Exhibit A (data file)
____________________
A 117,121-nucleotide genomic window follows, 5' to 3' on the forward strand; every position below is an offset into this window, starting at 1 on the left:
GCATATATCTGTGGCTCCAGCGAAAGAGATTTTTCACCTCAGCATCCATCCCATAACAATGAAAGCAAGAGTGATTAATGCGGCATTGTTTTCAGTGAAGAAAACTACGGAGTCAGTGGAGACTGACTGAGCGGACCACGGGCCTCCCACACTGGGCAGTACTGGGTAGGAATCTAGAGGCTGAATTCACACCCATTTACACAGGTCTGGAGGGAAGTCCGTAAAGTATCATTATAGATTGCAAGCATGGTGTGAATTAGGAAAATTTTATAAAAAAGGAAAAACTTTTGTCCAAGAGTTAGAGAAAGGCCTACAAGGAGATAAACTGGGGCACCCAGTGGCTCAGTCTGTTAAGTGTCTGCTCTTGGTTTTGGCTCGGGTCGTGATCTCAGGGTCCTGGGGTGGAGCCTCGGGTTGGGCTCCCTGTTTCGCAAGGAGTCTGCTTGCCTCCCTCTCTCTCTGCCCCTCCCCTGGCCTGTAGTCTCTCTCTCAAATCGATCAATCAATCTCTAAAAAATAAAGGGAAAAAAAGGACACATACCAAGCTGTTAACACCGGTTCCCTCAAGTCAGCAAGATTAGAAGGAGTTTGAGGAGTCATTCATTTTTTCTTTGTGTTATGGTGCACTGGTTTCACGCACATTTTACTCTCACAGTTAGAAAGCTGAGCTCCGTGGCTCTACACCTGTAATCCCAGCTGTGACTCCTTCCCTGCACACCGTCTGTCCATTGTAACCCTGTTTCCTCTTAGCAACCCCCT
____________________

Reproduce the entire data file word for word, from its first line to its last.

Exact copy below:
A 117,121-nucleotide genomic window follows, 5' to 3' on the forward strand; every position below is an offset into this window, starting at 1 on the left:
GCATATATCTGTGGCTCCAGCGAAAGAGATTTTTCACCTCAGCATCCATCCCATAACAATGAAAGCAAGAGTGATTAATGCGGCATTGTTTTCAGTGAAGAAAACTACGGAGTCAGTGGAGACTGACTGAGCGGACCACGGGCCTCCCACACTGGGCAGTACTGGGTAGGAATCTAGAGGCTGAATTCACACCCATTTACACAGGTCTGGAGGGAAGTCCGTAAAGTATCATTATAGATTGCAAGCATGGTGTGAATTAGGAAAATTTTATAAAAAAGGAAAAACTTTTGTCCAAGAGTTAGAGAAAGGCCTACAAGGAGATAAACTGGGGCACCCAGTGGCTCAGTCTGTTAAGTGTCTGCTCTTGGTTTTGGCTCGGGTCGTGATCTCAGGGTCCTGGGGTGGAGCCTCGGGTTGGGCTCCCTGTTTCGCAAGGAGTCTGCTTGCCTCCCTCTCTCTCTGCCCCTCCCCTGGCCTGTAGTCTCTCTCTCAAATCGATCAATCAATCTCTAAAAAATAAAGGGAAAAAAAGGACACATACCAAGCTGTTAACACCGGTTCCCTCAAGTCAGCAAGATTAGAAGGAGTTTGAGGAGTCATTCATTTTTTCTTTGTGTTATGGTGCACTGGTTTCACGCACATTTTACTCTCACAGTTAGAAAGCTGAGCTCCGTGGCTCTACACCTGTAATCCCAGCTGTGACTCCTTCCCTGCACACCGTCTGTCCATTGTAACCCTGTTTCCTCTTAGCAACCCCCT